Justin Welby defends Rosie Duffield, MP accused of transphobia over cervix tweet The Times 06.08.20

The original article is here.

The Archbishop of Canterbury has given his backing to an MP facing accusations of transphobia and called some of those who led the attacks “cruel and wrong”.

The Most Rev Justin Welby used a social media post to support Rosie Duffield, a Labour MP who faced calls for disciplinary action by her party last week over her stance on a reference to transgender women.

It began with a message posted online by CNN, the American broadcaster, about cancer screening in the United States, which used the term “individuals with a cervix”.

CNN’s use of language was mocked on Twitter by Piers Morgan, the breakfast television presenter, who wrote “Do you mean women?” His post was “liked” by the MP.

Her intervention triggered a row in which the group Labour Campaign for Trans Rights called on the party to take action against her.

On Tuesday the archbishop came to the defence of Ms Duffield, 49, who was elected in 2017 as MP for Canterbury, where he is diocesan bishop.

“I know Rosie Duffield, who is a brilliant constituency MP for Canterbury as well as brave, honest, kind and passionate for justice,” he wrote on Twitter. “She does not seek to demean others. To troll her is simply cruel and wrong.”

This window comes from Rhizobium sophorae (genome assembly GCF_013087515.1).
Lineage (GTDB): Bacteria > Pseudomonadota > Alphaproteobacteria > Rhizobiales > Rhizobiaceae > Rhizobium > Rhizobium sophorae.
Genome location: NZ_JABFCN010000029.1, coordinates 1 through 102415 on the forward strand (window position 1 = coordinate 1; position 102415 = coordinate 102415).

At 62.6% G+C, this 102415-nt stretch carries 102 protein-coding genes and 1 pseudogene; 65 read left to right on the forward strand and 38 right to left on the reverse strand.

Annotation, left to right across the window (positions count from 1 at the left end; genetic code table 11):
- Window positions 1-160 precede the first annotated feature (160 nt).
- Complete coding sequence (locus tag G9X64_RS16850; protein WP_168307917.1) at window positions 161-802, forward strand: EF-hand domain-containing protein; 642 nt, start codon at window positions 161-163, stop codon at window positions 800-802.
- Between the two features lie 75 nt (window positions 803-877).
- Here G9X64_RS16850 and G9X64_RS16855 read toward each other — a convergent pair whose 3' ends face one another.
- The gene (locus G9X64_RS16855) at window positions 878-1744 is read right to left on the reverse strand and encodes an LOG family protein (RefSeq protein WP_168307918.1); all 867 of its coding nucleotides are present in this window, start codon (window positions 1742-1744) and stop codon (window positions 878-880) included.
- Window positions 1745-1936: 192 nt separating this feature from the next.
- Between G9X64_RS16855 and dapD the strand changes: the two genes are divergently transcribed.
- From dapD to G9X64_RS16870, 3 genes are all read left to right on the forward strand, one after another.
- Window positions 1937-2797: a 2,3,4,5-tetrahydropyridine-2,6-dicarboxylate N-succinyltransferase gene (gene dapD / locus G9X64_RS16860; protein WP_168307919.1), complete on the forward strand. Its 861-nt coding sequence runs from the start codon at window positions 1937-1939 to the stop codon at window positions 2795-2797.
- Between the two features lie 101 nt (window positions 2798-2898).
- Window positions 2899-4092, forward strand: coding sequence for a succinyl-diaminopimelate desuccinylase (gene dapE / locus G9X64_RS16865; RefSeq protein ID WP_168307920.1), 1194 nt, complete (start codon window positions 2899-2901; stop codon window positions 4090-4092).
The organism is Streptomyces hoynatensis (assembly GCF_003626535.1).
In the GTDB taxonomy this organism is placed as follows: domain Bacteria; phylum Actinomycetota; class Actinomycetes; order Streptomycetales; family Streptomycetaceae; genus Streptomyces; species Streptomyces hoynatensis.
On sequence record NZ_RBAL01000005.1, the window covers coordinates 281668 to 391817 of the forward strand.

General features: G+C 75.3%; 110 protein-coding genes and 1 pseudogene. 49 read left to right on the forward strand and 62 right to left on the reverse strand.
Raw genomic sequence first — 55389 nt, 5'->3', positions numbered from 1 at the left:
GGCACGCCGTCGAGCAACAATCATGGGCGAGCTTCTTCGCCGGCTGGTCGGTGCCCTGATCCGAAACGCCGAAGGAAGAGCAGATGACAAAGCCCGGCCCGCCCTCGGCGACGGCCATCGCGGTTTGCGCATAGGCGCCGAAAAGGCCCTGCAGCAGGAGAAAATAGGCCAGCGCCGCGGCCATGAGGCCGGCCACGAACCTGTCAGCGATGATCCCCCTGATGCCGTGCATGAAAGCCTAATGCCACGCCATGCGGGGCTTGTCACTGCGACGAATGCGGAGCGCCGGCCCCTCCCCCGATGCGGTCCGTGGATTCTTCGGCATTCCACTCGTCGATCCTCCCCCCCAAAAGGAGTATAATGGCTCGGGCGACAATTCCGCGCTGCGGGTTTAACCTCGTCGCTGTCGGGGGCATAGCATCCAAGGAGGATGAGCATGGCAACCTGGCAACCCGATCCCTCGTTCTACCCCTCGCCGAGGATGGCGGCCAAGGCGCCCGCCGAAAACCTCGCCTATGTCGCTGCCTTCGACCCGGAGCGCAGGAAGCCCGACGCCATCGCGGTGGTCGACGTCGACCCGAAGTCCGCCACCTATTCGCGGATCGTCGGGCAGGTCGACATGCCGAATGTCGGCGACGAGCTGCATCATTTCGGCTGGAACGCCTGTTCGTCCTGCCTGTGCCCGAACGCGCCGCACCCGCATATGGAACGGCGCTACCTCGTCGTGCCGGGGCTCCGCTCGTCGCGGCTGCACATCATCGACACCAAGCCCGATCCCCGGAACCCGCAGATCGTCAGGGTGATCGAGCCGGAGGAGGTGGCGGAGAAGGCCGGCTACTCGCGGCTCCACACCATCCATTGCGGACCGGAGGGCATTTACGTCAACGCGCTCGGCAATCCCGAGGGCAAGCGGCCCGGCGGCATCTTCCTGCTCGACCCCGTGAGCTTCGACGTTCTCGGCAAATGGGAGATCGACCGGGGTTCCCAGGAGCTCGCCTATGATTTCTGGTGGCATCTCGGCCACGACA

His post generated 1,200 comments, many of them claiming that he was interfering in politics or accusing him of endorsing transphobic comments, although others welcomed his decision to come to Ms Duffield’s aid.

The latter group include Rachel Reeves, the shadow Cabinet Office minister, who tweeted: “Thank you Justin Welby. It is sad that it needs saying but it does.”

Supporters of transgender rights have increasingly clashed with feminists, some of whom fear that rights won by women are under threat by the blurring of biological sex and gender identity.

The controversy has echoes of that ignited in June by JK Rowling, the Harry Potter author, who mocked an online article whose headline referred to “people who menstruate”. Ms Rowling highlighted its refusal to refer to women, saying: “I’m sure there used to be a word for those people. Someone help me out. Wumben? Wimpund? Woomud?”

This unleashed a backlash in which the three principal actors in the Harry Potter films accused her seeking to invalidate the identities of transgender people. Ms Rowling, 55, responded by saying that she had empathy with trans women but that attempts were being made to erode women as a political and biological class.

The CNN post that led to the latest row read: “Individuals with a cervix are now recommended to start cervical cancers screening at 25 and continue through age 65, with HPV testing every five years.”

As she faced online criticism, Ms Duffield replied to one post with an ironic comment saying “I’m a ‘transphobe’ for knowing that only women have a cervix . . . ?!” Her comments were described as transphobic by the Labour Campaign for Trans Rights, which wrote: “We are calling on our party to take action on this incident, and firmly oppose the climate of transphobia which has helped to cause it.”